Hensleigh also decided to put in a supporting cast that feels out of place in a film that should be entering the world’s sludge and instead infuses Castle’s tragedy with neighbors who are completely oblivious to the world around them, which doesn’t make any sense when you see the rough part of town they live in. Our neighbors are played by Joan (Rebecca Romijn), Bumbo (John Pinette) and a young Ben Foster as Dave. Void of dimension and character spurring, useless is an appropriate adjective. They’re gutless, they don’t do anything and aside from a brief showing of courage from Ben Foster’s character, nothing is tacked on to the overall product. It’s more clutter to search through than any audience should have to navigate to find the golden nuggets such films are supposed to offer.
Once again, this leaves Jane with nothing to wrap his hands around and aside from brief action sequences and sitting in his recliner downing bottles of whiskey, moves very little both as a protagonist and in a character sense.
So is Thomas Jane’s acting bad? Yes, yes it is. No question. Not his fault, but still bad. A more experienced actor could have done better. The more and more I watched this film, the more and more I wished Ben Foster and Thomas Jane had switched roles. The Punisher was made in 2004 so Ben Foster had not yet burst onto the scene with films like 2007’s 3:10 to Yuma. However, Foster’s first big role was in 2005’s Hostage, only a year after this was made, which makes me think that Hensleigh would have been better off making Foster his leading man.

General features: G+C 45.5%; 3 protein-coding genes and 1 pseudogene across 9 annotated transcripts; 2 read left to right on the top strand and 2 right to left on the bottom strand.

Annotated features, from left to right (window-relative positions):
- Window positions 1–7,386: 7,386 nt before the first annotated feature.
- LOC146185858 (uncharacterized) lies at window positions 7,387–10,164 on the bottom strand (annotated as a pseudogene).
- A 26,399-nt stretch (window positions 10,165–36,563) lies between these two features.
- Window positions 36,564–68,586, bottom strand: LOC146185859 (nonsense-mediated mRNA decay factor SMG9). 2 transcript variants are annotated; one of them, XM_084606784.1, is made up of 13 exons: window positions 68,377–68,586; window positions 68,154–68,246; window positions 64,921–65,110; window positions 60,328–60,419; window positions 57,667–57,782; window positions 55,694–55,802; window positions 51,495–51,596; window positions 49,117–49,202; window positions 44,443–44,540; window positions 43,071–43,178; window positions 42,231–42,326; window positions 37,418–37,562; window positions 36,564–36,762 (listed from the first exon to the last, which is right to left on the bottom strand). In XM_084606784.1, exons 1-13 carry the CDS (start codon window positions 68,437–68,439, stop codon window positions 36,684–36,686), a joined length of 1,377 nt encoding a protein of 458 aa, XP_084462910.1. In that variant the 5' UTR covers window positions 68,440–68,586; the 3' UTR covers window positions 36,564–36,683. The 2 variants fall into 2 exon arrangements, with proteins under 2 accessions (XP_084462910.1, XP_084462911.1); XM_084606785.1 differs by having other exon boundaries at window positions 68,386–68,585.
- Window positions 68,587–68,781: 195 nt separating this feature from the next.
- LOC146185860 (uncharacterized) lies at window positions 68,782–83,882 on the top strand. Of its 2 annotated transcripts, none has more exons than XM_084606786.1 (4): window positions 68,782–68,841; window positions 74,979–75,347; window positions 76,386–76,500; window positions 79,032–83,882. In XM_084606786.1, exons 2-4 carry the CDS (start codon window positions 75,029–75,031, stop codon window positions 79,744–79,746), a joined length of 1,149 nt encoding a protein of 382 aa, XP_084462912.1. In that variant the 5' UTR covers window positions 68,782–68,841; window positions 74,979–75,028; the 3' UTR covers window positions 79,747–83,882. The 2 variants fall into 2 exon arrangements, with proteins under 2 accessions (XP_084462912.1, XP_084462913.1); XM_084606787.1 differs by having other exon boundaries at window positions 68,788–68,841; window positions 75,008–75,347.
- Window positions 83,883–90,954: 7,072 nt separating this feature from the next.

However, this is Thomas Jane’s role and perhaps shining moment in his career which is a shame because I think he had a better performance in Drive Hard then this, which is really depressing when you think about it. When you look back at your career and you tell people, “Yeah, my best role was opposite John Cusack”, you know you screwed up. I don’t think that’s something anyone wants on their resume.
John Travolta is The Punisher‘s best gift to audiences as Travolta rarely seems to show up to a film outmatched. Few writings have made Travolta look out of his league or plain stupid. He delivers more often than not. In other words, he’s a winner.
With that said, Howard Saint remains but a model of a character rather than a character in and of himself. It’s all too clear this is a movie.
“But Tim, isn’t it supposed to be a movie?”